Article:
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Kobe Bryant, Los Angeles Lakers: What's Stopping the Team From Dominating?

Ethan SAnalyst INovember 29, 2010

DENVER - NOVEMBER 11:  Pau Gasol #16 of the Los Angeles Lakers leaves the court after the Lakers were defeated by the Denver Nuggets at the Pepsi Center on November 11, 2010 in Denver, Colorado. The Nuggets defeated the Lakers 118-112.  NOTE TO USER: User expressly acknowledges and agrees that, by downloading and/or using this Photograph, User is consenting to the terms and conditions of the Getty Images License Agreement.  (Photo by Doug Pensinger/Getty Images)
Doug Pensinger/Getty Images

The Los Angeles Lakers by many measures are off to a decent start. The team has one of the best records in the NBA at 13-4.

No other team has been as dominant offensively as the Lakers.

For instance, Los Angeles leads the league in scoring at 110.6 ppg. The Lakers rank second in the NBA in three-point accuracy (.424), free-throw percentage (.823), assists per game (23.81) and rebounds per game (45.75).

Defensively, the team has been steadily improving from an early lackadaisical start. The Lakers currently rank first in point differential at 9.93 and third in opponents' field-goal percentage at .431.

While from many key statistical numbers the Lakers look like a team that should win 65 to 70 games this season, much of the success is due to an easy schedule. Reaching those win totals and winning another championship may not happen unless the team can improve in some key areas.

Bench Is Improved but Not Without Flaws

By all accounts, the bench of the Los Angeles Lakers is much improved from last year. Called the “Renegades” by head coach Phil Jackson, the reserve unit will only become more dominant once Andrew Bynum returns and Lamar Odom becomes another super-sub.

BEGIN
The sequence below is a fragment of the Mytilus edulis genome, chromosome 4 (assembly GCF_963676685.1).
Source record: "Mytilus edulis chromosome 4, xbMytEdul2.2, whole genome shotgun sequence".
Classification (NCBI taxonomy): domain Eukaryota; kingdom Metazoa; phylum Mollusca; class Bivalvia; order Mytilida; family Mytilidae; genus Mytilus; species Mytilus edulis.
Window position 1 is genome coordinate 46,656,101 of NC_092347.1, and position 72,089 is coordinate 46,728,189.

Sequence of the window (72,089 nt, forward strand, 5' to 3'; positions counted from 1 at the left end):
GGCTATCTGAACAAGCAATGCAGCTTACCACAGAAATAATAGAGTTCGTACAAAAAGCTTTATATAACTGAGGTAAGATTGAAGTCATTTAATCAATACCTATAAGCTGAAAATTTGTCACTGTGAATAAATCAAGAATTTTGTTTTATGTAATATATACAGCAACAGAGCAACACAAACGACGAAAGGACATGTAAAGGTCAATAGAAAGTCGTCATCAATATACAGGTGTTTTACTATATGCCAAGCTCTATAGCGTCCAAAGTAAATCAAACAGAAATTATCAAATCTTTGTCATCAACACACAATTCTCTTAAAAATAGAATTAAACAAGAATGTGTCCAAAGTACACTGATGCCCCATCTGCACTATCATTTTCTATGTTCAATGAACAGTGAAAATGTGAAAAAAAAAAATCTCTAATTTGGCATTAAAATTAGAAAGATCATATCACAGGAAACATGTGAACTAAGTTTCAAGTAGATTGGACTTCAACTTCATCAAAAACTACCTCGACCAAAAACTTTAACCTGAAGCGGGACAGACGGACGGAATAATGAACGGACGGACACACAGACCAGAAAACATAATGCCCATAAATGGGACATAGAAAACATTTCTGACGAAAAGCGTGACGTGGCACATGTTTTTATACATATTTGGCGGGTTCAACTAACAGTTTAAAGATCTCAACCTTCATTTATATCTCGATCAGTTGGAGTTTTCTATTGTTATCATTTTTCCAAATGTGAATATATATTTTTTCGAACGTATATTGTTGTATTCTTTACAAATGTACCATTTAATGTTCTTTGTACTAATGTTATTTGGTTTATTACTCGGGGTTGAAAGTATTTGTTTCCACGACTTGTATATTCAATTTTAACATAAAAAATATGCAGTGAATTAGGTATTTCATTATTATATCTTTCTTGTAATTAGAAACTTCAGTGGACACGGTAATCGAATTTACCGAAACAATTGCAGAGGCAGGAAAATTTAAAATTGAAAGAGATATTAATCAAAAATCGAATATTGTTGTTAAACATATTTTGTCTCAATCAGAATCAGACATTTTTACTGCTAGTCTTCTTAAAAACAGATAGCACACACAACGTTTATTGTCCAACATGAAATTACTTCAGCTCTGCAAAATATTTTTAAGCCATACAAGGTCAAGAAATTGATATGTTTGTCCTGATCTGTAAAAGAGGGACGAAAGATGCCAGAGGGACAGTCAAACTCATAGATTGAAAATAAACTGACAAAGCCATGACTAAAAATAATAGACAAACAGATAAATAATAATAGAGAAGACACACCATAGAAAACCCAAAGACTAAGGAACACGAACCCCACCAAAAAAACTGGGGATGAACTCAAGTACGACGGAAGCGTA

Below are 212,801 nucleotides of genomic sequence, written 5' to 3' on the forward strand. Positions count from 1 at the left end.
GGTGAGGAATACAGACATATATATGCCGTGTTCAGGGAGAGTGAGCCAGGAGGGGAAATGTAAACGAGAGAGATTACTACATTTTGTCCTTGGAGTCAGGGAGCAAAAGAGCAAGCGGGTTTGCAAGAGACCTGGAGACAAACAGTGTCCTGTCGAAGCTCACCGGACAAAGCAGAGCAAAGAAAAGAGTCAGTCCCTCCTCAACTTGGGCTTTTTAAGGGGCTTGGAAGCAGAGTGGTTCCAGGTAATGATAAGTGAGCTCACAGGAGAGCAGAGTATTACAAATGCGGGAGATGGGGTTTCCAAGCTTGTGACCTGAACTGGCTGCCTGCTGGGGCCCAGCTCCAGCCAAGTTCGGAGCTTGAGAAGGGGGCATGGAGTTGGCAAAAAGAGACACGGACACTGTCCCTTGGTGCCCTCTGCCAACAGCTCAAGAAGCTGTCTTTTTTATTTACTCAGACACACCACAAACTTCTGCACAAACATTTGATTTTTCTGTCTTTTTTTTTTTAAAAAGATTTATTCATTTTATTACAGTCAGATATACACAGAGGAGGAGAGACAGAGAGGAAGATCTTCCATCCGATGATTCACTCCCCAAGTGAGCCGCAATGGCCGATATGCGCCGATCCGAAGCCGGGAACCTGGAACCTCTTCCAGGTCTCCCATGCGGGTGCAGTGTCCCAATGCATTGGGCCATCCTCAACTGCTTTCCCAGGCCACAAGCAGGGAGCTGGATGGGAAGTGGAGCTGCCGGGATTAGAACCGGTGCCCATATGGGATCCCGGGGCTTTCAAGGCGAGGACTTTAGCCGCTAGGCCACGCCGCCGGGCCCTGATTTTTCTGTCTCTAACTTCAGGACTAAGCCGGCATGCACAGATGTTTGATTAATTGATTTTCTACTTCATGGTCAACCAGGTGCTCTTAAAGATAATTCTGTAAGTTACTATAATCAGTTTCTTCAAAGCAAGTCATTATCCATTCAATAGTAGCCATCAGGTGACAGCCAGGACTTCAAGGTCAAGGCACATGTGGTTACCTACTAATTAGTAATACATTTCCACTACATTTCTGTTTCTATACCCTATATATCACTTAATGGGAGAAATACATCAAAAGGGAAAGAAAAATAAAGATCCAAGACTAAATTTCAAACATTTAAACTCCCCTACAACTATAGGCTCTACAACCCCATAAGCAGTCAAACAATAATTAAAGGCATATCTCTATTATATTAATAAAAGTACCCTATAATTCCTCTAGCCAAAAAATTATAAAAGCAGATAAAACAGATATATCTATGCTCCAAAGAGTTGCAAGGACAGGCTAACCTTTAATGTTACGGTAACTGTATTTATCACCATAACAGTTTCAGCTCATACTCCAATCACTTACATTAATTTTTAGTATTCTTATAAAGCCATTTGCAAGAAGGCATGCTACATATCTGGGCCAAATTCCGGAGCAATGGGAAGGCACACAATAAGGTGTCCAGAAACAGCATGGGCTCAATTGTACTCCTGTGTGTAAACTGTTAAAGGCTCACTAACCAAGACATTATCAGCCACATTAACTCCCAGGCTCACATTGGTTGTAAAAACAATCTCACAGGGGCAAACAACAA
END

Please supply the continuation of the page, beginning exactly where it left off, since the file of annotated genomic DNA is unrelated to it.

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This season, the bench players have helped turn around many games for the Lakers by providing hustle plays and hitting key shots.

However, when the reserves go cold from the field, that shooting touch seems to be contagious and the whole team seems to struggle. It was this poor shooting by the bench that in fact squandered a 19-point lead against the Jazz on Friday night.

While Steve Blake, Matt Barnes and Shannon Brown have generally shot well from outside of the arc, they need to do a better job of getting closer shots at the basket when their three-pointers are not falling.

Key Starters Are Struggling

Ron Artest and Derek Fisher are two valuable veteran players for the Lakers who bring toughness and leadership to the team.

However, they are also among the players struggling with their shooting.

Fisher, for instance, is only making 37 percent of his field goals inside of the three-point arc.

Artest is averaging a career low of 8.5 ppg while shooting only 39 percent. While he made 40 percent of his three-pointers in Houston two seasons ago, one would think that he could shoot close to that mark with all of the wide-open looks he gets in the Lakers’ triangle offense.